Russian Spy Ship Spotted 30 Miles from U.S. Submarine Base in Connecticut

A Russian spy ship Viktor Leonov SSV-175, is seen docked at a Havana port February 27, 2014. REUTERS/Stringer

The U.S. military has spotted a Russian spy ship lurking 30 miles from an American submarine base in Connecticut, marking the first such incident under President Donald Trump’s watch.

Citing unnamed U.S. officials, Fox News notes that reports of the spy ship navigating off the East Coast surfaced on Tuesday, “the same day it was learned the Kremlin had secretly deployed controversial cruise missiles inside Russia and flew within 200 yards of a U.S. Navy destroyer.”

CBS News reports that the U.S. military located the Russian ship in international waters — 30 miles from Groton, Connecticut, home of Naval Submarine Base New London. U.S. territorial waters extend 12 nautical miles from shore.

Various news outlets have identified the Russian vessel as an Auxiliary General Intelligence (AGI) dubbed the Viktor Leonov.

The Navy describes the New London submarine base as the “Home of the Submarine Force.”

According to its official website, the base houses 6,500 military personnel and 1,000 civilian employees.

U.S. Defense Secretary James Mattis has described Russia as a “principal” threat against the United States.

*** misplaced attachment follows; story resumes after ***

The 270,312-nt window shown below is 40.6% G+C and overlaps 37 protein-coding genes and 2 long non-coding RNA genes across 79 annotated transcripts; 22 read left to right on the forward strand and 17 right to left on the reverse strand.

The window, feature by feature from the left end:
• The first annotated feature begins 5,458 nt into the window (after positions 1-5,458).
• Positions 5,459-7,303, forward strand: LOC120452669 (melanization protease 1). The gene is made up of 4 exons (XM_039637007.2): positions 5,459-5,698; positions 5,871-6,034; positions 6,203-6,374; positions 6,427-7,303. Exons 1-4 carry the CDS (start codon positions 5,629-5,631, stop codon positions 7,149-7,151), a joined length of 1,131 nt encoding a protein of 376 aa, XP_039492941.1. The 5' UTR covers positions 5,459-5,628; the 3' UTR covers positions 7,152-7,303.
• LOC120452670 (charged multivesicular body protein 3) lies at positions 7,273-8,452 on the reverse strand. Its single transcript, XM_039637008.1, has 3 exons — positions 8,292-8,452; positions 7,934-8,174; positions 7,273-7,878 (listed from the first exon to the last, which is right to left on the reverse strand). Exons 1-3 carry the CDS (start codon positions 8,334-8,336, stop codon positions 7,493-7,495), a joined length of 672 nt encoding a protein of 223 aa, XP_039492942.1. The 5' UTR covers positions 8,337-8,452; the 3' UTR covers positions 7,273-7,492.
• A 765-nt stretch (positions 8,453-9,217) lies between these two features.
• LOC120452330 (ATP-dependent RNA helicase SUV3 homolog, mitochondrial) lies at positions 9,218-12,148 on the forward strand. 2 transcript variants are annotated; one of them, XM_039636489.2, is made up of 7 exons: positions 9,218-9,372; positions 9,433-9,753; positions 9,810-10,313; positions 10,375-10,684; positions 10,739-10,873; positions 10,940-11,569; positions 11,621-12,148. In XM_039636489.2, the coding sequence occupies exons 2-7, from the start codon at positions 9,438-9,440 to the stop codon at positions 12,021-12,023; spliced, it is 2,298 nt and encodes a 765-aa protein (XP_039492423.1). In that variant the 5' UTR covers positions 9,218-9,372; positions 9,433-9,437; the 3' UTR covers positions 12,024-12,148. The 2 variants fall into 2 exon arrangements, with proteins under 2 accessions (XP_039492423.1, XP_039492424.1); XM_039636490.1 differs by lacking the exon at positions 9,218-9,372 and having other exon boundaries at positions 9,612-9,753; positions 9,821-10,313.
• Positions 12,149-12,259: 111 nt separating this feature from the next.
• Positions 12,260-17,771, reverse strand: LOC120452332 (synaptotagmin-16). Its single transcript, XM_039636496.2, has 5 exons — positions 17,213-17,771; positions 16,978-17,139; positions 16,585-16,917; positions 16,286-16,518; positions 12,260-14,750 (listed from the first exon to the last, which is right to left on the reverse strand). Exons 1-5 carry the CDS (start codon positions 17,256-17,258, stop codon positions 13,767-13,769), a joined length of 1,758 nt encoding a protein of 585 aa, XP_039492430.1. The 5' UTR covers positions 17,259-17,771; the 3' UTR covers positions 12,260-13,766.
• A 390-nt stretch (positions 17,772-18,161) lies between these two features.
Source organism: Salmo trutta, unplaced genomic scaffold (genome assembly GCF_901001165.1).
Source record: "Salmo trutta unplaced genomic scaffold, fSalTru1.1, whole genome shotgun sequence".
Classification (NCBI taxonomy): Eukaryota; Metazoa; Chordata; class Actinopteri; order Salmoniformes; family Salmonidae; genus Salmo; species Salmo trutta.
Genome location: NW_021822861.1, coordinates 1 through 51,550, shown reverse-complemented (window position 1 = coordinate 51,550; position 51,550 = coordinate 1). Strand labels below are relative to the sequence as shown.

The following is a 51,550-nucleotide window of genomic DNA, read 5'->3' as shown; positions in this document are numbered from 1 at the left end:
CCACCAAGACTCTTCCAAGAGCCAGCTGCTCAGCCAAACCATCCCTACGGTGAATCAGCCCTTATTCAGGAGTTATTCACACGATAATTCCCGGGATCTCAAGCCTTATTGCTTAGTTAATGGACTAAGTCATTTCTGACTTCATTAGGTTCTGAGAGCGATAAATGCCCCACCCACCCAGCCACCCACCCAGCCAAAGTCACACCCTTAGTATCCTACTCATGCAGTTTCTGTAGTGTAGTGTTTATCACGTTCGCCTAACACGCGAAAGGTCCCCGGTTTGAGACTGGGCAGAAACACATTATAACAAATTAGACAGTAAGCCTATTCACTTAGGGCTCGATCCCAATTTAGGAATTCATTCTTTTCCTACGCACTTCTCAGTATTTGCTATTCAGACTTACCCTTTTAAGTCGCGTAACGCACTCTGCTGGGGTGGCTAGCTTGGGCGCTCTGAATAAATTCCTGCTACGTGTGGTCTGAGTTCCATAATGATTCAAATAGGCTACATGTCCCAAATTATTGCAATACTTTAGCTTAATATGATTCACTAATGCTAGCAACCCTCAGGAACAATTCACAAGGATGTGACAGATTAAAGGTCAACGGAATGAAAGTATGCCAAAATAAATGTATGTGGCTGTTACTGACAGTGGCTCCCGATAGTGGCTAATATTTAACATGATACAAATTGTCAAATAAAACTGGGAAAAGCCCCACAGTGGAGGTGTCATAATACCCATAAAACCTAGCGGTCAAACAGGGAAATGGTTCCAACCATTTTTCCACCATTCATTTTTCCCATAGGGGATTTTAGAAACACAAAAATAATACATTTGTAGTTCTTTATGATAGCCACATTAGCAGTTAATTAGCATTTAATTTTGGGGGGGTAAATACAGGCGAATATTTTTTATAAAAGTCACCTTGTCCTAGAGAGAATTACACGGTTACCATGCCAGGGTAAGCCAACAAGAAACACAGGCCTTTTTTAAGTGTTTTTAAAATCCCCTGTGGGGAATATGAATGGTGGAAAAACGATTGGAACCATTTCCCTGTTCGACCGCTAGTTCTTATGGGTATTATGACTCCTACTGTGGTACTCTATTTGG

CBS News reports:

The [Russian] ship had made a port call in Cuba and has been working its way up the East Coast. It’s expected to turn around and head south toward Cuba.

The presence of foreign vessels and aircraft near U.S. territory is nothing new. In 2015, there was a flap about a Russian spy ship hanging out in a spot where trans-Atlantic cables are laid.

On Tuesday, Fox News learned from a U.S. official that the Kremlin had deployed ground-based cruise missiles to two locations in Russia back in December.

According to the New York Times, former President Barack Obama’s administration had learned of the missiles during their testing phase.

“The ground-launched cruise missile at the center of American concerns is one that the Obama administration said in 2014 had been tested in violation of a 1987 treaty that bans American and Russian intermediate-range missiles based on land,” points out the Times. 

“But Russia has pressed ahead with its program, apparently testing a Trump administration which has sought better ties with Moscow — but is also fresh off the loss of National Security Adviser Michael Flynn, who resigned Monday night in the wake of a scandal surrounding his communications with Russia,” notes Fox News.

The recent provocative acts by the Kremlin come after four Russian warplanes flew close to a U.S. Navy destroyer — the USS Porter — in the Black Sea five days ago.

“First, a Russian patrol plane made a low pass close to the USS Porter, then two Russian jet fighters were followed a short time later by a third. U.S. officials called the fly-bys ‘unsafe and unprofessional,’” points out CBS News.

ABC News quotes an unnamed U.S. official as saying, “yesterday there wasn’t much concern about the Leonov’s movements or its intelligence-gathering capabilities.”


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